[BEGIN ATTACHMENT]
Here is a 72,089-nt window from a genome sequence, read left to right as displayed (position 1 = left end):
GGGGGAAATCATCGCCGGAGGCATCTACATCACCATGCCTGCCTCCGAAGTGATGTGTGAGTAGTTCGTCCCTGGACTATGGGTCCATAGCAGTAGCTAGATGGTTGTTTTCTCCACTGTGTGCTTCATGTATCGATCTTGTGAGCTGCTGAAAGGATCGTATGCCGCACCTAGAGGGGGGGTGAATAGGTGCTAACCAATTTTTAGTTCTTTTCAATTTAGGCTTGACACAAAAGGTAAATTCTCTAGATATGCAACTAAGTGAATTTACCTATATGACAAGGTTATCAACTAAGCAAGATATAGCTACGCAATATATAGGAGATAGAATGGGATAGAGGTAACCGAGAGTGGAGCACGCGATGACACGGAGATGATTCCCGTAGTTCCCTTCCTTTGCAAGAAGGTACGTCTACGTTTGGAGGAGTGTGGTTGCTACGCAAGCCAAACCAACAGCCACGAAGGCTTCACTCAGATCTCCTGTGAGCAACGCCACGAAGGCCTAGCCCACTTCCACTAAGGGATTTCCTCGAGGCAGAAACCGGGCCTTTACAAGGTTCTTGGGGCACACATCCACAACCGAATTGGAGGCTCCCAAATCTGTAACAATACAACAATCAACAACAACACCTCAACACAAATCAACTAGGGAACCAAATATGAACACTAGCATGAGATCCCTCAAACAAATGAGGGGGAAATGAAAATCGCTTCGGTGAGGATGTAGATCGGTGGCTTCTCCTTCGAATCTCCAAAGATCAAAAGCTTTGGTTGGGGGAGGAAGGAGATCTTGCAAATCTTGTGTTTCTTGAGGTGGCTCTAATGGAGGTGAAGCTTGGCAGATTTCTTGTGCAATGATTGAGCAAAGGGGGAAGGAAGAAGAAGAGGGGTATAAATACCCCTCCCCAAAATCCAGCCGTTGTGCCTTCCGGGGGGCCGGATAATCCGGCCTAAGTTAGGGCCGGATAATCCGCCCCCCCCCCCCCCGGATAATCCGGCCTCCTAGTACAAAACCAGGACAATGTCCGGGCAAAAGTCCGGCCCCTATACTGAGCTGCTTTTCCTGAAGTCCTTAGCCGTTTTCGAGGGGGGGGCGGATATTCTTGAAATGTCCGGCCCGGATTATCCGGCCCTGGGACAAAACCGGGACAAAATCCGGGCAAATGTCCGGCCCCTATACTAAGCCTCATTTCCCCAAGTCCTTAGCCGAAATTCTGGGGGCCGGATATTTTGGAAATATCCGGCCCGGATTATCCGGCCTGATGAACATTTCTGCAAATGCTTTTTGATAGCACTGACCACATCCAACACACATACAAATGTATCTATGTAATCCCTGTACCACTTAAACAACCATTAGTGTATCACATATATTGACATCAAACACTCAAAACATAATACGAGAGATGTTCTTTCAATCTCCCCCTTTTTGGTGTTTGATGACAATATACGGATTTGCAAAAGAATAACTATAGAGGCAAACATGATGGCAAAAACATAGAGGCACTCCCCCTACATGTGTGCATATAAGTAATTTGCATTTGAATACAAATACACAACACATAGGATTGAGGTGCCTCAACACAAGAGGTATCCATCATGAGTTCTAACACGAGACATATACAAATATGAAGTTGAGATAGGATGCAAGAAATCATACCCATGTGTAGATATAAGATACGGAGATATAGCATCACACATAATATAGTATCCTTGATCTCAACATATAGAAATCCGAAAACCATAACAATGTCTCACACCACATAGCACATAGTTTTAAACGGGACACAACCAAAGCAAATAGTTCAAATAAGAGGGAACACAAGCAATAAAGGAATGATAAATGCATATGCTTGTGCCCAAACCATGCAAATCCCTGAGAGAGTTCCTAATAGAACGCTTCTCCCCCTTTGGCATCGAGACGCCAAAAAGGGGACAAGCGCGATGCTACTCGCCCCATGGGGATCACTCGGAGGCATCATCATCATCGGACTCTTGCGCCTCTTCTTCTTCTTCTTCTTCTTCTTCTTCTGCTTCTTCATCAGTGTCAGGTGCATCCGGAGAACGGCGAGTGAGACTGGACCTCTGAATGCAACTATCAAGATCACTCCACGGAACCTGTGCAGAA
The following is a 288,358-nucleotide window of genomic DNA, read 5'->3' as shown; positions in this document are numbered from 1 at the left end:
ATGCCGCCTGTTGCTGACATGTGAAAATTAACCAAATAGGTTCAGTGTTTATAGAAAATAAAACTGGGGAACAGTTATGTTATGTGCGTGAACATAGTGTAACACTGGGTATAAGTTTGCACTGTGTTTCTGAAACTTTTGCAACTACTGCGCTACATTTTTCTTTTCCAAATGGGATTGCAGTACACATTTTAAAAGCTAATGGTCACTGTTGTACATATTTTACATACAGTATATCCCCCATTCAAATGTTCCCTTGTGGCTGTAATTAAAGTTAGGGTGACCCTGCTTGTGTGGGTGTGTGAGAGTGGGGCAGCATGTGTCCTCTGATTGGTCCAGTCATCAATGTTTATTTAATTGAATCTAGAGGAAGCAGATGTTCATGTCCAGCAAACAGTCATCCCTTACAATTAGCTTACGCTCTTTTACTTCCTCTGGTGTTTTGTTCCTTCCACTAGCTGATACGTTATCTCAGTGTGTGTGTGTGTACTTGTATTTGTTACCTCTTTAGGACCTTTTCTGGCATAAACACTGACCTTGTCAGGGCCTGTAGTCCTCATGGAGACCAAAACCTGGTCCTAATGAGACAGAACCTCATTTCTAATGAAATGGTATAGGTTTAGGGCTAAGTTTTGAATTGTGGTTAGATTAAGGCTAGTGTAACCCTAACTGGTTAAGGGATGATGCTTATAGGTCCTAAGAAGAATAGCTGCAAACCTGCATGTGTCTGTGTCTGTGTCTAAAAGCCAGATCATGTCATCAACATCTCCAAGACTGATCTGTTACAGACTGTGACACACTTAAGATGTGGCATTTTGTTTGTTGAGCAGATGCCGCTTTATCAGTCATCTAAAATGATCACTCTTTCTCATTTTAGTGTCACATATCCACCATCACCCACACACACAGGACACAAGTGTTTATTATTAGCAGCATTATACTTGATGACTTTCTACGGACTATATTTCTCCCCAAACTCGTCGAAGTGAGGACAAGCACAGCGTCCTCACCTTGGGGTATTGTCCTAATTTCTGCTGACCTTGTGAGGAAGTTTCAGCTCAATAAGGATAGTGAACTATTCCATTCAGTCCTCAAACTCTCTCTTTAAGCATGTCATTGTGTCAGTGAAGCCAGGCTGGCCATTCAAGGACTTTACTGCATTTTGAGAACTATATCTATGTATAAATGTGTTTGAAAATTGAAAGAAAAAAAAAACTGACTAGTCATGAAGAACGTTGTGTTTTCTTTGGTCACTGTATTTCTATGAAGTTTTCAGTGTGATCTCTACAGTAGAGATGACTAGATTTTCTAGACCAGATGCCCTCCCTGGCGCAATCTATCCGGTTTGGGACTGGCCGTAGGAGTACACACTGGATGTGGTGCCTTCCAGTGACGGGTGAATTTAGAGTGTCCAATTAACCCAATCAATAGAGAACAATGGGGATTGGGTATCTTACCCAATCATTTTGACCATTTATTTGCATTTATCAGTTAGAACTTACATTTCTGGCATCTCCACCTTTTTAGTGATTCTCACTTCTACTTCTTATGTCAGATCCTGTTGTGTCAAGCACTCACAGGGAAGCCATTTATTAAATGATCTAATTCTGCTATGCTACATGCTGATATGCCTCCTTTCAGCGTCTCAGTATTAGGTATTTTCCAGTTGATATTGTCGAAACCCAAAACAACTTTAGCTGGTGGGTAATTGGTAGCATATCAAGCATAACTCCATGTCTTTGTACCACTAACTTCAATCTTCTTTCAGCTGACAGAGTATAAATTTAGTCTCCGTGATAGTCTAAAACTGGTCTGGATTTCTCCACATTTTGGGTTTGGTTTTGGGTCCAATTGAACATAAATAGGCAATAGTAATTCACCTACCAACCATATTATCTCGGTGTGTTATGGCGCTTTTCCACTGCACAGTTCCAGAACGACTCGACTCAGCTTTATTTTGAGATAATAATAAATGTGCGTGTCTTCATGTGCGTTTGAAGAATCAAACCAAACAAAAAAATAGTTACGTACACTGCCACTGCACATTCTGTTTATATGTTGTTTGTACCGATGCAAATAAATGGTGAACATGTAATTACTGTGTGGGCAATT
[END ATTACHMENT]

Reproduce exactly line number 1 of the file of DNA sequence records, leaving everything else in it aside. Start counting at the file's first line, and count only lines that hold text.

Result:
Here is a 72,089-nt window from a genome sequence, read left to right as displayed (position 1 = left end):